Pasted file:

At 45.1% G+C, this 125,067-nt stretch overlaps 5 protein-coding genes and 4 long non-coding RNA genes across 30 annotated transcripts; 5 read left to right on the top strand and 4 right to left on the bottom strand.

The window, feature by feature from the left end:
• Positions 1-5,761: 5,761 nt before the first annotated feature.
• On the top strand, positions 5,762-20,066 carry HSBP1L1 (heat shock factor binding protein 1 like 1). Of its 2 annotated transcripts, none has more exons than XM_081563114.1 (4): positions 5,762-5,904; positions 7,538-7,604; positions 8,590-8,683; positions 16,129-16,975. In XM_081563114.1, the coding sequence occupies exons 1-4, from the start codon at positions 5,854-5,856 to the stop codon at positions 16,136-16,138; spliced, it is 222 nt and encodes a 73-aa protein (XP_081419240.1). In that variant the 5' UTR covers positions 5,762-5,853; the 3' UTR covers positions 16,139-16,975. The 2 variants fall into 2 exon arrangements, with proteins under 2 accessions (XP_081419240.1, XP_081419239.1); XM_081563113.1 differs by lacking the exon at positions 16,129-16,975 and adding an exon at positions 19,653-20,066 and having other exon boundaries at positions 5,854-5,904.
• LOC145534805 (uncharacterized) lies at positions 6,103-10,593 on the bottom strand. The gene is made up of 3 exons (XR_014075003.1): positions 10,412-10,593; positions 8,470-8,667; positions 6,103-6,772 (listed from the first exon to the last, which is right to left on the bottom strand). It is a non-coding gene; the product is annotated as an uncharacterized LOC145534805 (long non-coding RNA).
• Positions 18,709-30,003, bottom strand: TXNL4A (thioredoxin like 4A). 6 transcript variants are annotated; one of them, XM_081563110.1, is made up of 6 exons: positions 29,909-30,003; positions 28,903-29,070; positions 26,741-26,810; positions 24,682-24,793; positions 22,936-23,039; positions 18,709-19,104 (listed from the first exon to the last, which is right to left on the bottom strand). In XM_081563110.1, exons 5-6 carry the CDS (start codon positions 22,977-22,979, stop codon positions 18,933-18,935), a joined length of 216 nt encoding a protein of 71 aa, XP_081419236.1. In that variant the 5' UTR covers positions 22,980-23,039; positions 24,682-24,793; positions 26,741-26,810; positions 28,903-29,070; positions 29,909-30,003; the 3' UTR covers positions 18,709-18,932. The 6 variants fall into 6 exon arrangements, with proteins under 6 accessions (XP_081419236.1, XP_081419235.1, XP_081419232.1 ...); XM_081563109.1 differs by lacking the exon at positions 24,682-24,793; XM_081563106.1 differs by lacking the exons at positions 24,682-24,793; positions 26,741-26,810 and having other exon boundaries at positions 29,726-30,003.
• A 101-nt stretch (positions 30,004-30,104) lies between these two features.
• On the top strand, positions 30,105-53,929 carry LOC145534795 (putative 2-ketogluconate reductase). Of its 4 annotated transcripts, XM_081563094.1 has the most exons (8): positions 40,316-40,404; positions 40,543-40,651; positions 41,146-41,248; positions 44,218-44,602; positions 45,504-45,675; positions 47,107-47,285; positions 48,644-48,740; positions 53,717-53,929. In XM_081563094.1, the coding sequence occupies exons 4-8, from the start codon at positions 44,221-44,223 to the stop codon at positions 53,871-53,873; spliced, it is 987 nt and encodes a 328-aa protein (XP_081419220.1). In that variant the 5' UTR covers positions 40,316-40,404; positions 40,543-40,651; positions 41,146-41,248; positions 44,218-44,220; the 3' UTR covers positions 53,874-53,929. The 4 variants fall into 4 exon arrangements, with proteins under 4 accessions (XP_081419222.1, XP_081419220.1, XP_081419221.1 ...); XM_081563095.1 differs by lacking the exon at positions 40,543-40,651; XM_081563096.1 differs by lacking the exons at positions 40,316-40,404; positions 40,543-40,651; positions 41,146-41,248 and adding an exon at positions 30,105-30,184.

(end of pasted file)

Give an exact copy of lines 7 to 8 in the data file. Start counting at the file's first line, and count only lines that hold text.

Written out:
• A 101-nt stretch (positions 30,004-30,104) lies between these two features.
• On the top strand, positions 30,105-53,929 carry LOC145534795 (putative 2-ketogluconate reductase). Of its 4 annotated transcripts, XM_081563094.1 has the most exons (8): positions 40,316-40,404; positions 40,543-40,651; positions 41,146-41,248; positions 44,218-44,602; positions 45,504-45,675; positions 47,107-47,285; positions 48,644-48,740; positions 53,717-53,929. In XM_081563094.1, the coding sequence occupies exons 4-8, from the start codon at positions 44,221-44,223 to the stop codon at positions 53,871-53,873; spliced, it is 987 nt and encodes a 328-aa protein (XP_081419220.1). In that variant the 5' UTR covers positions 40,316-40,404; positions 40,543-40,651; positions 41,146-41,248; positions 44,218-44,220; the 3' UTR covers positions 53,874-53,929. The 4 variants fall into 4 exon arrangements, with proteins under 4 accessions (XP_081419222.1, XP_081419220.1, XP_081419221.1 ...); XM_081563095.1 differs by lacking the exon at positions 40,543-40,651; XM_081563096.1 differs by lacking the exons at positions 40,316-40,404; positions 40,543-40,651; positions 41,146-41,248 and adding an exon at positions 30,105-30,184.